Not only was it not a precursor to Ducktales, I was called into a meeting with Kriesel and Webster.  Gary thought that the show was a disaster that could hurt Ducktales which was then in production or about to be.   It was like they wanted to fire me for what I had done.  I was able to laugh about it because it had been so long since I had been on it.  Ironically, the first thing Darrell and the guys did to my boards was strip out all the “heart” and story moments to make it a long gag fueled featurette, all the same kind of stuff that I was giving notes about to put into Ducktales.

TMB: On to Ducktales: It’s a fantastic show based on the comics by the talented Carl Barks and Dona Rosa. How did you best determine how much of their works would be used for the cartoon? A few episodes credit Barks specifically. How much say did Barks have in the show’s creative direction? Did he enjoy working on it?

TS: Barks had no say in the production. I never met the man.  Tedd Anasti and Patsy Cameron were brought in from The Smurfs to story edit.  I remember their early pitches included “The Lobster Mobster.”  Very young, gaggy stuff. They backed off that but still had a lighter touch on their stories. I think they created a lot of the new characters.  Jymn Magon loved the Barks stuff, as did I, and story edited/wrote the big five part adventures.  He was also the one to work with Don Rosa.  I would’ve liked to have seen more Barks in it but in truth it might have been the mix of Jymn’s adventure work and the sillier adventures of Tedd and Patsy that created the mix that was so popular.

And understand that Ducktales was HUGE.  George Lucas once said Ducktales was to syndicated TV what Star Wars was to the movies.

TMB: Scrooge McDuck is a fascinating character. At the risk of over-analyzing, Scrooge loves his family, but loves his wealth almost as equally. It’s an interesting dichotomy. Usually when the typical wealthy miser finds out “what’s truly important,” he falls into the “family first” trap. Scrooge often has that as being a central conflict to his actions, often getting hung up in the pursuit of wealth over his family’s safety. I suppose then my question is how much of this was cognizant to the crew during production? How did you approach that balance of “love of family” vs. “love of wealth”?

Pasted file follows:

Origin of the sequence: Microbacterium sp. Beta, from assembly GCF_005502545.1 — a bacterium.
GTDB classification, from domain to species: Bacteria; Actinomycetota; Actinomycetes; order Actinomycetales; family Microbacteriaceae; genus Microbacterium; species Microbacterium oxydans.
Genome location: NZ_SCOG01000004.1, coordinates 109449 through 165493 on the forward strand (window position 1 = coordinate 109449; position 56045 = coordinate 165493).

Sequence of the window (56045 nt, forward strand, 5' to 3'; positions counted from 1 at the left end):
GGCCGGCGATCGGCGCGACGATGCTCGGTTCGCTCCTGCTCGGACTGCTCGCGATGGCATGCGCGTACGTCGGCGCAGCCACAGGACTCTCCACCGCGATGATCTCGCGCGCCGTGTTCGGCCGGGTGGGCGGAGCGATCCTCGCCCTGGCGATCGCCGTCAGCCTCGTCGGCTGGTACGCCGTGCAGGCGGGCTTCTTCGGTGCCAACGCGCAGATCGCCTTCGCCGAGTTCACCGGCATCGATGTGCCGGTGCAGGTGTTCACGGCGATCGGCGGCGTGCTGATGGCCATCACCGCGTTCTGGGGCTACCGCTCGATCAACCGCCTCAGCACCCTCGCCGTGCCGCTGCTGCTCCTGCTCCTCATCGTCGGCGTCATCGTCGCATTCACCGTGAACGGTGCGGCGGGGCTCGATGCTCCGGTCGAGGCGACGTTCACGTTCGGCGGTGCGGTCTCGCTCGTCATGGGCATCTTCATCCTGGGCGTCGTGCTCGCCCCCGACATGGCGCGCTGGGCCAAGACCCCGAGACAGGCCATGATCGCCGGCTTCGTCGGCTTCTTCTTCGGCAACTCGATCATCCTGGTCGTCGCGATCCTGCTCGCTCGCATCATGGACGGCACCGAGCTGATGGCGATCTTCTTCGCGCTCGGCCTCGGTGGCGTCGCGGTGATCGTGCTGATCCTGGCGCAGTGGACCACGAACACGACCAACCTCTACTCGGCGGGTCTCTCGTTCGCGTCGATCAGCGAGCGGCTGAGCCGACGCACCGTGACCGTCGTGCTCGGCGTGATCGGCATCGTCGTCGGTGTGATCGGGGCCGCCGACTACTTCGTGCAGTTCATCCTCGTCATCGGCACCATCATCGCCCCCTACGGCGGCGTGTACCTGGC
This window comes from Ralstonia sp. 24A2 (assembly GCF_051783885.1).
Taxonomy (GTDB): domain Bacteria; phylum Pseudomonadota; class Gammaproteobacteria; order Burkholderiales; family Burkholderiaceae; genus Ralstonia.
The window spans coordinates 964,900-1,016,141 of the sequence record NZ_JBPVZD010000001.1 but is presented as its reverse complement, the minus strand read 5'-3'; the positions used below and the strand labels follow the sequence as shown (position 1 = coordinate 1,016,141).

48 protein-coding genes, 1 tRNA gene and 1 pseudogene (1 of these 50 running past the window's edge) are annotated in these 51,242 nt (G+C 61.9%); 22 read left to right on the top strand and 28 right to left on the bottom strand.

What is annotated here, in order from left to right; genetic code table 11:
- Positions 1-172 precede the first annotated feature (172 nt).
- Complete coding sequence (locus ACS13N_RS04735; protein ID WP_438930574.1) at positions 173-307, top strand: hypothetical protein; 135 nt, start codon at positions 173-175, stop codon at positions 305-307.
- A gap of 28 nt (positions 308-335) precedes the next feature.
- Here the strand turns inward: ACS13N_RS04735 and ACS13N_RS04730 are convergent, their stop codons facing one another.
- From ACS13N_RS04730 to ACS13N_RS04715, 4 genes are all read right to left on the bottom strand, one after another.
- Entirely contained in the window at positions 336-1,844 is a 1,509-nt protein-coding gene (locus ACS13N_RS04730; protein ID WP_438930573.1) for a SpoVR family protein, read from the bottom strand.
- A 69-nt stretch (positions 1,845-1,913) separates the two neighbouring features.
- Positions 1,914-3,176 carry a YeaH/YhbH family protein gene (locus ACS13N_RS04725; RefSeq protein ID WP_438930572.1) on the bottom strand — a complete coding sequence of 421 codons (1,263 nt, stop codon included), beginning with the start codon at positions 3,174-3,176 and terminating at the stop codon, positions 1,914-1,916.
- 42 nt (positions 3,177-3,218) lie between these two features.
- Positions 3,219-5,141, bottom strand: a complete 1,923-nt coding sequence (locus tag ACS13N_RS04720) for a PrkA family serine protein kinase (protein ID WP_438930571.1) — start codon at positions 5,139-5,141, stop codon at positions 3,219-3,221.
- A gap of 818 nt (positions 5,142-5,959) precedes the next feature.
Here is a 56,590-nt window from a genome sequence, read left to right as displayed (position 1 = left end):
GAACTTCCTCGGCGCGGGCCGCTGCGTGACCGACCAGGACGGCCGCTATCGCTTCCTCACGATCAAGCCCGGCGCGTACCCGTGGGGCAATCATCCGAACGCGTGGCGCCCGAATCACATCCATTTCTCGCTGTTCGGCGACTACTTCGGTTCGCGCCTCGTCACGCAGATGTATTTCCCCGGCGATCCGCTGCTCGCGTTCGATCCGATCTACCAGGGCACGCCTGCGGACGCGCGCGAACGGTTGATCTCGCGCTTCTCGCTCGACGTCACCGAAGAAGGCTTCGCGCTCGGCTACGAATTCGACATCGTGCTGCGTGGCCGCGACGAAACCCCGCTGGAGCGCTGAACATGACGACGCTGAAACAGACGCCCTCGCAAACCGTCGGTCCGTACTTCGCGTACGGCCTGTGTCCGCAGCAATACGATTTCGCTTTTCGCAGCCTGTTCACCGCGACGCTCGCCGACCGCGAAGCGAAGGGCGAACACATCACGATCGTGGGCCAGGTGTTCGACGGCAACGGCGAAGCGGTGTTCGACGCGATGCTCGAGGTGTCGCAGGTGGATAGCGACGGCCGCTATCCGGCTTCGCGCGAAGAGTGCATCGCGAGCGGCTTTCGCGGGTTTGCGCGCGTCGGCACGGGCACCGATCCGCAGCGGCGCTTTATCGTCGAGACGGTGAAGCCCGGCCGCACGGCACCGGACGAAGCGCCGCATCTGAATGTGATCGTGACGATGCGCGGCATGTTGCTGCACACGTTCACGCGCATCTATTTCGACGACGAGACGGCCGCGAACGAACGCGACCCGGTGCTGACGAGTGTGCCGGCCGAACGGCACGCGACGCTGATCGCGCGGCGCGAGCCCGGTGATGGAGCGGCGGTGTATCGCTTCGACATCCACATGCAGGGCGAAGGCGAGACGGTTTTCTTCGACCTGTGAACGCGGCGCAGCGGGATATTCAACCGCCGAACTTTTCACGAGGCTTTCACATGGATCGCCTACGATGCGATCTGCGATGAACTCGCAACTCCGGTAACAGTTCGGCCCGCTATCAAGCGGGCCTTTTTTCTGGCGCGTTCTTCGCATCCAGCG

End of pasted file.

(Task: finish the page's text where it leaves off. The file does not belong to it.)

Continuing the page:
TS: The TV Scrooge was always a softy.  His love of money or investments might start them on an adventure but if it came to a choice between the nephews and gold it wasn’t really a choice.  Jymn certainly mined the Barks stories for ideas  but really the show was more inspired by those stories instead of based on them.  It wasn’t like the writers were constantly comparing it to the source material.  Hey, early on I was giving notes to them and that certainly wasn’t my mandate.

TMB: You managed to get 100 episodes, which is fairly rare for a TV show, let alone a cartoon. How do you feel you best managed such a lofty goal? What do you think was key to such a development?

TS: Man, I always seem to be bursting bubbles in these interviews.  The number of episodes was purely a business decision.  They did 13 weeks of five episodes right off the bat.  That’s 65.  It was a huge hit so they did more.  New characters were wanted to freshen the show so I pitched Alien Duck, Bubba Duck – a prehistoric duck and Roboduck.  Eisner and Katzenberg picked Bubba and Robo turned to Gizmo.  I think Jymn Magon was responsible for taking that one line description and turning him into a real character.  I did more development on Gizmoduck, even naming him Fenton Crackshell but it was the writing team of Ken Koonce and David Weimers that fleshed him out.

TMB: What’s your favorite episode? Who’s your favorite character?

TS: I haven’t watched them since then but I’d say it would be Jymn’s five parter with the giant gold coins and lost temple.  I had no favorites among the cast although I grew to love Launchpad when we redeveloped him for Darkwing Duck.


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  1. #1 by Michael Howe on February 18, 2013 - 3:25 pm

    Wow, it was weird to see you guys bring up that ‘Sport Goofy in Soccermania’ short.

    I did a small ‘Retro Recap’ on my own blog regarding it last August:

    I always found it to be one of those strange animation anomalies from Disney: it’s just ‘there,’ not as the beginning of a series, but as a ‘special.’

    It almost sounds like there’s a story regarding the development of it as well. Most of what I know came from a small conversation I had on AnimationNation back in the early 2000’s. However, it would require finding the key persons to tell more about it.

  2. #2 by kjohnson1585 on February 19, 2013 - 10:57 am

    Hey Michael,

    Mr. Stones gets into the Soccermania short in the interview. It was a basically an advertising piece for the Consumer Product. It a great short, but definitely an anomaly, like you said, both as a piece of production AND pretty divergent in tone in relationship to their prior shorts. I quite liked it.